In an interview with Newsweek, Soyinka stated that Trump’s ‘bunker mentality’ could see the U.S. withdraw support for counter-terrorism operations in West Africa.
Following the announcement of Trump’s victory, Nigerians took to social media to question Soyinka about whether he would honour his pledge.
In response, the report quoted Soyinka as saying that he is biding his time until Trump is inaugurated in January before deciding on his next steps.
“Why don’t we wait until Trump actually takes office? I am just going about my normal commitments, but definitely not getting into any more commitments.
Let’s put it that way for now,” he said.
According to the report, under the administration of Barack Obama, the U.S. has provided financial support and military training to West African countries fighting Boko Haram.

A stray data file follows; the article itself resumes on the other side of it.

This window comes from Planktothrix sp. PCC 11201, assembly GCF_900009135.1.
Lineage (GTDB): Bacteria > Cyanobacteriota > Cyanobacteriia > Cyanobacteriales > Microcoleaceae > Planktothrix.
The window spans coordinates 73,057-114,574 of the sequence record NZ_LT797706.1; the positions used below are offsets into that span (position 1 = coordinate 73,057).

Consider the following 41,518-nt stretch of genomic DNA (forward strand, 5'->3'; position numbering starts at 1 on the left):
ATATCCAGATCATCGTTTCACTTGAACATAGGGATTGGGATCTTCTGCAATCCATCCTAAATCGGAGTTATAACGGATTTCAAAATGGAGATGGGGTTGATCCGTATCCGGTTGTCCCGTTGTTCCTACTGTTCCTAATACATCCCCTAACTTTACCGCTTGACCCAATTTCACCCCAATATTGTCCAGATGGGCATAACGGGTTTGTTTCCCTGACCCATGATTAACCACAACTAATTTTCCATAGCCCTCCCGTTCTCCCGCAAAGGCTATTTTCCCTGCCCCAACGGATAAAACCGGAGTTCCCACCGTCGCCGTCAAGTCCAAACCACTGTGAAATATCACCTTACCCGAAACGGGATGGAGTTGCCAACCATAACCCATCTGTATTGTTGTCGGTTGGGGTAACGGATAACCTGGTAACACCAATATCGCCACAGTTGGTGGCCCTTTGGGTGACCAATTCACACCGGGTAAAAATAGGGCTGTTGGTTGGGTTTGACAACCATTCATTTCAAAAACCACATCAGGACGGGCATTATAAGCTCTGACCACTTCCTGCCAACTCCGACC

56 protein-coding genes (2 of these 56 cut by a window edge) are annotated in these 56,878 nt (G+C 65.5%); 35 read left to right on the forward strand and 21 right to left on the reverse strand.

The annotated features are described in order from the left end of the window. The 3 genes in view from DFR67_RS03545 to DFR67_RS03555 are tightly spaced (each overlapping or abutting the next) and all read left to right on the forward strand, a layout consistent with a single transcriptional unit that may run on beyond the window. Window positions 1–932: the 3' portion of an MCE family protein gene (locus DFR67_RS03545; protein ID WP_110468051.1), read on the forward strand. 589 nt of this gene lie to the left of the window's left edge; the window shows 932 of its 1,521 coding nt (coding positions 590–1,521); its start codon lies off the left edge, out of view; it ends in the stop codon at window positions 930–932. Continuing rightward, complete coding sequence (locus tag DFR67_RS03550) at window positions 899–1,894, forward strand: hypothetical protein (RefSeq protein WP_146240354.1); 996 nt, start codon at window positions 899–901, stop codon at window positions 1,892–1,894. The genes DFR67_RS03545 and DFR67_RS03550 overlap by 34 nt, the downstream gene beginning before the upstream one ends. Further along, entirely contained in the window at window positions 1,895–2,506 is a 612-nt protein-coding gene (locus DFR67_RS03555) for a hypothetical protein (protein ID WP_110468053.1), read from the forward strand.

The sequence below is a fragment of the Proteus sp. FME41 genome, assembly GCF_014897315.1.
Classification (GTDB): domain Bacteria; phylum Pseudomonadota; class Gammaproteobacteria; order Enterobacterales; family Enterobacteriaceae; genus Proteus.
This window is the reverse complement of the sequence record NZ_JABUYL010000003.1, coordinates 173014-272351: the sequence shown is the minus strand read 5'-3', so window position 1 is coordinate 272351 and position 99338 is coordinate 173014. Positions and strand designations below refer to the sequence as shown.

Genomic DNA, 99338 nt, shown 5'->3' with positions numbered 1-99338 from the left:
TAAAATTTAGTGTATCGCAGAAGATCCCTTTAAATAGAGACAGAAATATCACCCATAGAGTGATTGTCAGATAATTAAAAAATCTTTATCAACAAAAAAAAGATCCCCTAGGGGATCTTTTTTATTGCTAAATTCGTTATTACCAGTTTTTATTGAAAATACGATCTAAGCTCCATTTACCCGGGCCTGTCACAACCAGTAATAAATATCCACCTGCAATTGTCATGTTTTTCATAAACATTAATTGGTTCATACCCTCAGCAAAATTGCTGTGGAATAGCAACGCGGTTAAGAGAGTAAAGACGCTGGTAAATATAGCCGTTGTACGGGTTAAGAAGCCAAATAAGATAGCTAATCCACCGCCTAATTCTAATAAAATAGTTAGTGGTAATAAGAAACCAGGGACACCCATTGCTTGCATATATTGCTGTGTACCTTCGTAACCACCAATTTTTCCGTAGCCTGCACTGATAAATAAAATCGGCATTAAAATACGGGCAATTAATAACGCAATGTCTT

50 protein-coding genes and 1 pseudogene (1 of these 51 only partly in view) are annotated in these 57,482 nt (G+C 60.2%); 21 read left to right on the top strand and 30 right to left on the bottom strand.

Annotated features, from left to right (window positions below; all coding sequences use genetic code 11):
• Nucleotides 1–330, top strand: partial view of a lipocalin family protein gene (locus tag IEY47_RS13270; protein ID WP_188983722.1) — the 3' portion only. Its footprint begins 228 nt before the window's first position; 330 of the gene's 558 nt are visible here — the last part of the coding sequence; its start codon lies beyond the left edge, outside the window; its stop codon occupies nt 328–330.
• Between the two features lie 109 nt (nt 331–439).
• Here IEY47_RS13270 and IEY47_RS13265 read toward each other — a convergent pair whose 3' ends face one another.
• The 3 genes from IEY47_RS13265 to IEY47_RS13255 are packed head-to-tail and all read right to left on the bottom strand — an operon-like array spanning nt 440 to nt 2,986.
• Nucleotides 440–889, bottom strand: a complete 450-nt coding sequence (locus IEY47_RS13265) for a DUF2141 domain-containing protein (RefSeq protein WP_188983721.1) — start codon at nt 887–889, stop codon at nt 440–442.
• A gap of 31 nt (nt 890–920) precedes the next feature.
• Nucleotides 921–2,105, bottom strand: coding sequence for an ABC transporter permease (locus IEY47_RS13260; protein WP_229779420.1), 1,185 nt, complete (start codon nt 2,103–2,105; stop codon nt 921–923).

The U.S., it said, provided $71 million worth of equipment, logistics and training to five countries—Nigeria, Cameroon, Chad, Niger, and Benin—that together formed a joint task force in 2015 to fight the militants, according to a February fact sheet from the U.S. State Department.
Obama also approved the deployment of up to 300 U.S. military personnel to Cameroon in October 2015 to carry out intelligence, surveillance and reconnaissance operations in the region.
“One should expect that level of collaboration to diminish. Trump’s mentality is one of, ‘What are we doing there? What business do we have over there?’” Soyinka stated.
“I foresee Trump dismissing that kind of expectation offhand and closing in, shrinking, becoming smaller in terms of the U.S.’s presence in other parts of the world,” he added.